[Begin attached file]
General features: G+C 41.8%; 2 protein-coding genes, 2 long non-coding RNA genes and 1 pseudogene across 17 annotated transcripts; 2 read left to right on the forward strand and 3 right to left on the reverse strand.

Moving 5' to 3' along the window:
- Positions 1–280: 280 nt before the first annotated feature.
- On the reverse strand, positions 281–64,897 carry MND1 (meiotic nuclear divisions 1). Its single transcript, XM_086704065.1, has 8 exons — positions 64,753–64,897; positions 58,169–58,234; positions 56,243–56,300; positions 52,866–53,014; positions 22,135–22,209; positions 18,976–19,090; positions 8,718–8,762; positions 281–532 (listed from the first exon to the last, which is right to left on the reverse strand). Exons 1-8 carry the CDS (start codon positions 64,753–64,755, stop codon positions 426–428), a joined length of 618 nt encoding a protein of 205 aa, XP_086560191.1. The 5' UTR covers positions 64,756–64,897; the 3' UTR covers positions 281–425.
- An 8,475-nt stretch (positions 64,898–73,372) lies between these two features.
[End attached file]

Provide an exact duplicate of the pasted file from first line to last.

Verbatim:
General features: G+C 41.8%; 2 protein-coding genes, 2 long non-coding RNA genes and 1 pseudogene across 17 annotated transcripts; 2 read left to right on the forward strand and 3 right to left on the reverse strand.

Moving 5' to 3' along the window:
- Positions 1–280: 280 nt before the first annotated feature.
- On the reverse strand, positions 281–64,897 carry MND1 (meiotic nuclear divisions 1). Its single transcript, XM_086704065.1, has 8 exons — positions 64,753–64,897; positions 58,169–58,234; positions 56,243–56,300; positions 52,866–53,014; positions 22,135–22,209; positions 18,976–19,090; positions 8,718–8,762; positions 281–532 (listed from the first exon to the last, which is right to left on the reverse strand). Exons 1-8 carry the CDS (start codon positions 64,753–64,755, stop codon positions 426–428), a joined length of 618 nt encoding a protein of 205 aa, XP_086560191.1. The 5' UTR covers positions 64,756–64,897; the 3' UTR covers positions 281–425.
- An 8,475-nt stretch (positions 64,898–73,372) lies between these two features.